January 21

Maine seafood company owner pleads guilty to federal cash transaction charges

John Price, owner of J.P.’s Shellfish, instructed an employee to make withdrawals in increments of less than $10,000 to avoid triggering federal reporting requirements.

By Scott Dolan sdolan@pressherald.com
Staff Writer

The owner of an Eliot seafood company pleaded guilty Tuesday to a dozen federal charges for directing an employee to stagger more than $157,000 in cash withdrawals to avoid Treasury Department reporting requirements. The money was used to buy live lobsters off the dock.

John Price, the owner of J.P.’s Shellfish, had an office manager make a series of bank withdrawals from 2008 to 2010, each for less than $10,000, to avoid detection, according to a court document filed by the U.S. Attorney’s Office.

Employees would then use the cash to pay a dock worker at the Spruce Head Fisherman’s Coop in South Thomaston for lobsters rather than buy them from a licensed wholesale dealer, Assistant U.S. Attorney Julia Lipez said in the filing.

Federal law requires financial institutions to file a Currency Transaction Report with the U.S. Department of Treasury for a transaction or series of transactions exceeding $10,000.

“The defendant, through instructions to his office manager, structured the withdrawal of cash transactions from his bank account so as to avoid these reporting requirements,” Lipez said in the prosecuting document. “Specifically, when J.P.’s Shellfish had to pay a single purchase in excess of $10,000 relating to a cash transaction with the Coop dock employee, the defendant instructed his office manager, the person who actually withdrew the funds from the business bank account, not to withdraw more than $10,000 at any one time.”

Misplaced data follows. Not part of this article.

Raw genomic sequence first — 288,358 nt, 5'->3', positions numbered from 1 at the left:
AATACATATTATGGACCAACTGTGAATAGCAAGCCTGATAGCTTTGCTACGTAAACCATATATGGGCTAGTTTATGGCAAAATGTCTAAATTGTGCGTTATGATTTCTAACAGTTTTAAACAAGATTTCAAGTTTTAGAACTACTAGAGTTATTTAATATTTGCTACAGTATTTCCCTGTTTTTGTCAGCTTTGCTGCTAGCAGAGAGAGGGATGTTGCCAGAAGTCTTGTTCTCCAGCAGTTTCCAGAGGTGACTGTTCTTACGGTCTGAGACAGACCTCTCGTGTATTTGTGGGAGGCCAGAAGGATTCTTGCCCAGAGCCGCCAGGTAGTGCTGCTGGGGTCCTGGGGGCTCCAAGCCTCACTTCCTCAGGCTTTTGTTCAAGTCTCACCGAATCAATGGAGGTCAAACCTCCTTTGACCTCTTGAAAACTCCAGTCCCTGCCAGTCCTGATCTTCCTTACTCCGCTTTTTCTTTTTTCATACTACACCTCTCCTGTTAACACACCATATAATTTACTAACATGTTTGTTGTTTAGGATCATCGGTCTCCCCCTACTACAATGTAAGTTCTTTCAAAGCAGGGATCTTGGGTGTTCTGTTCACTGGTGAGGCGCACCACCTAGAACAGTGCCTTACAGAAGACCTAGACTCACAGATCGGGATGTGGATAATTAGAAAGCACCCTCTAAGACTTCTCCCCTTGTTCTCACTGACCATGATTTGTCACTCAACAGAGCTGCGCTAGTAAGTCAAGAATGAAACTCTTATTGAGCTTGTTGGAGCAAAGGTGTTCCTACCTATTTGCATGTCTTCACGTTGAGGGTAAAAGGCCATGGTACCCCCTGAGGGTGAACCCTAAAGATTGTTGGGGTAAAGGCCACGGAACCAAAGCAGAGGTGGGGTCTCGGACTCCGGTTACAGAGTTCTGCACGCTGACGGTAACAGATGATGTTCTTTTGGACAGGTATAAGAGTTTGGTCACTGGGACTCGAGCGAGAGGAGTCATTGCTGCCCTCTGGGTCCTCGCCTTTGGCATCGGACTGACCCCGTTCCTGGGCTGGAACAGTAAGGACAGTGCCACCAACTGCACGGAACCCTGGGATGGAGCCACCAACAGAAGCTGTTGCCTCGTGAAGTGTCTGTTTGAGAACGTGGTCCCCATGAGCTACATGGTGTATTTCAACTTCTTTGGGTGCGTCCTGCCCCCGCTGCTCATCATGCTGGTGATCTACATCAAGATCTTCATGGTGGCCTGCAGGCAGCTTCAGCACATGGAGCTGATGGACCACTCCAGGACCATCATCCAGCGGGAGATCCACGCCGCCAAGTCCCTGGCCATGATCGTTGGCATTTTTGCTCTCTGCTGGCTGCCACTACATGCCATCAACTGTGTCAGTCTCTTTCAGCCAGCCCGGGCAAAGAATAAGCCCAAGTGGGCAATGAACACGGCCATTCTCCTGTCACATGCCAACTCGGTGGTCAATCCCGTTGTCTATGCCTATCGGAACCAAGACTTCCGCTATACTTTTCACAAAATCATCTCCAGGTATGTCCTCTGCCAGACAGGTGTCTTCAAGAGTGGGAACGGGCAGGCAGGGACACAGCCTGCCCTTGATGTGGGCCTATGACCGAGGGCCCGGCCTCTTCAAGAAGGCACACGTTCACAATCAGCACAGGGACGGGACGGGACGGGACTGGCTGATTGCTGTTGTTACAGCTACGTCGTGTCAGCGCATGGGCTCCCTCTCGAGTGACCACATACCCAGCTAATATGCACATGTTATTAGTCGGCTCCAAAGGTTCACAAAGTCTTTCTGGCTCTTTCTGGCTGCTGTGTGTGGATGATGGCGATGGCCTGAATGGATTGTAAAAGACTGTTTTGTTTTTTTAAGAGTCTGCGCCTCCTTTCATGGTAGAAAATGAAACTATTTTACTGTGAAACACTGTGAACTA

The dock worker’s side transactions were made without approval of the Coop. The worker purchased the lobster from select fishermen, then resold them to J.P.’s Shellfish, bypassing the Coop. Price did not know the side transactions were unauthorized, court records state.

At a hearing in U.S. District Court in Portland before Judge D. Brock Hornby, Price, 58, of Kittery pleaded guilty to 12 counts of structuring cash transactions.

A remaining misdemeanor charge that Price violated the federal Lacey Act by trafficking in illegally sold lobster is still pending. He entered no plea to that count, and court records make no indication of what may happen with that charge. Lipez declined to comment when reached by phone.

To date, Price is the only person to be charged in connection with the case, according to the U.S. Attorney’s Office. It is unclear whether others may be charged.

Price, who pleaded guilty without having been arrested, remains free on $10,000 cash bail.

His attorney, Daniel Mitchell, declined to comment on the case when reached after the plea hearing.

Price faces up to five years in prison and a fine of up to $250,000 on each of the 12 counts. He is scheduled to be sentenced on May 22.

J.P.’s Shellfish deals in oysters, lobsters, clams and mussels and has the ability to store 100,000 pounds of lobster at its Eliot facility, according to the company’s website.

Scott Dolan can be reached at 791-6304 or at:

sdolan@pressherald.com

Twitter: @scottddolan

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